Tuesday, September 18, 2018 Text is available under the CC BY-SA 3.0 licence.

Donald Norman

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Although I firmly believe that there is no such thing as a stupid question, there can indeed be stupid answers. 42 is an example. Not only is this a poor ripoff of Doug Adams' Hitchhiker's Guide, but it isn't even a prime number. Everyone surely knows that numerical answers to profound questions are always prime. (The correct answer is 37.)
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"The Don" Reveals All: Part 1

 
Donald Norman

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It was 1971, and the eighteen-year-old Douglas Adams was hitchhiking his way across Europe with a copy of The Hitchhiker's Guide to Europe that he had stolen (he hadn't bothered "borrowing" a copy of Europe on $5 a Day; he didn't have that kind of money).
He was drunk. He was poverty-stricken. He was too poor to afford a room at a youth hostel (the entire story is told at length in his introduction to The Hitchhiker's Guide to the Galaxy: A Trilogy in Four Parts in England, and The Hitchhiker's Trilogy in the US) and he wound up, at the end of a harrowing day, flat on his back in a field in Innsbruck, staring up at the stars. "Somebody," he thought, "somebody really ought to write a Hitchhiker's Guide to the Galaxy."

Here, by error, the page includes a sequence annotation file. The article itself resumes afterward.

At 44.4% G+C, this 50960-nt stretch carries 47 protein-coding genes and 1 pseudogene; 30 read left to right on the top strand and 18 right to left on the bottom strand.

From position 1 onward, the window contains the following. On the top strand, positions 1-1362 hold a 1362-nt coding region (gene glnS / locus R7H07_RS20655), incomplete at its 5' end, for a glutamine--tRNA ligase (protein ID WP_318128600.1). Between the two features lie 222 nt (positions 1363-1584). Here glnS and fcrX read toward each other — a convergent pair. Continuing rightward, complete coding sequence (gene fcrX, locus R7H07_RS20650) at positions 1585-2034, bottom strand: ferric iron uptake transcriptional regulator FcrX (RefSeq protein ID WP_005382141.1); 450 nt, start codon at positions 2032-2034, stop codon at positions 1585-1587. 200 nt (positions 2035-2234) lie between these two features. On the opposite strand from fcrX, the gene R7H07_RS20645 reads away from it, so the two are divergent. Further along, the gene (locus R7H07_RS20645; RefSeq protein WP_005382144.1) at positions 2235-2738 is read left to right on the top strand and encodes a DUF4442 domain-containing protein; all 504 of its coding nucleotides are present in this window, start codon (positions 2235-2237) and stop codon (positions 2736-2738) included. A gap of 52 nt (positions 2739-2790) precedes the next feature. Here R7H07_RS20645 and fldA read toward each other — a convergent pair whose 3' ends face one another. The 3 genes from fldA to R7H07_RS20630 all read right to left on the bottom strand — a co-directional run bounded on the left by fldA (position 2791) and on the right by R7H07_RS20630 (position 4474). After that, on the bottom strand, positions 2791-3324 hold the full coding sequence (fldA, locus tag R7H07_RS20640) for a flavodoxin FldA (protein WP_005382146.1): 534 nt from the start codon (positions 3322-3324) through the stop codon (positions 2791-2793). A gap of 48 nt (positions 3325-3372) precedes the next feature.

He forgot about the idea shortly thereafter.
Five years later, while he was struggling to think of a legitimate reason for an alien to visit Earth, the phrase returned to him. The rest is history…

 
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I thank the Prime Minister for his remarks about me. Debating with him at the Dispatch Box has been exciting, fascinating, fun, an enormous challenge and, from my point of view, wholly unproductive in every sense. I am told that in my time at the Dispatch Box I have asked the Prime Minister 1,118 direct questions, but no one has counted the direct answers—it may not take long.

 
William Hague
 

[Steven Spielberg's films] are comforting, they always give you answers and I don't think they're very clever answers. (...) The success of most Hollywood films these days is down to fact that they're comforting. They tie things up in nice little bows and give you answers, even if the answers are stupid, you go home and you don't have to think about it. (...) The great filmmakers make you go home and think about it.

 
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For me there are no answers, only questions, and I am grateful that the questions go on and on. I don't look for an answer, because I don't think there is one. I'm very glad to be the bearer of a question.

 
P. L. Travers
 

The metric is what the person has to contribute, not the person's rank, age, or level of experience. If they have the answer, I want the answer. When I post a question on my blog, I expect the person with the answer to post back. I do not expect the person with the answer to run it through you, your OIC, the branch chief, the exec, the Division Chief and then get the garbled answer back before he or she posts it for me. The Napoleonic Code and Netcentric Collaboration cannot exist in the same space and time. It's YOUR job to make sure I get my answers and then if they get it wrong or they could have got it righter, then you guide them toward a better way... but do not get in their way.

 
James E. Cartwright
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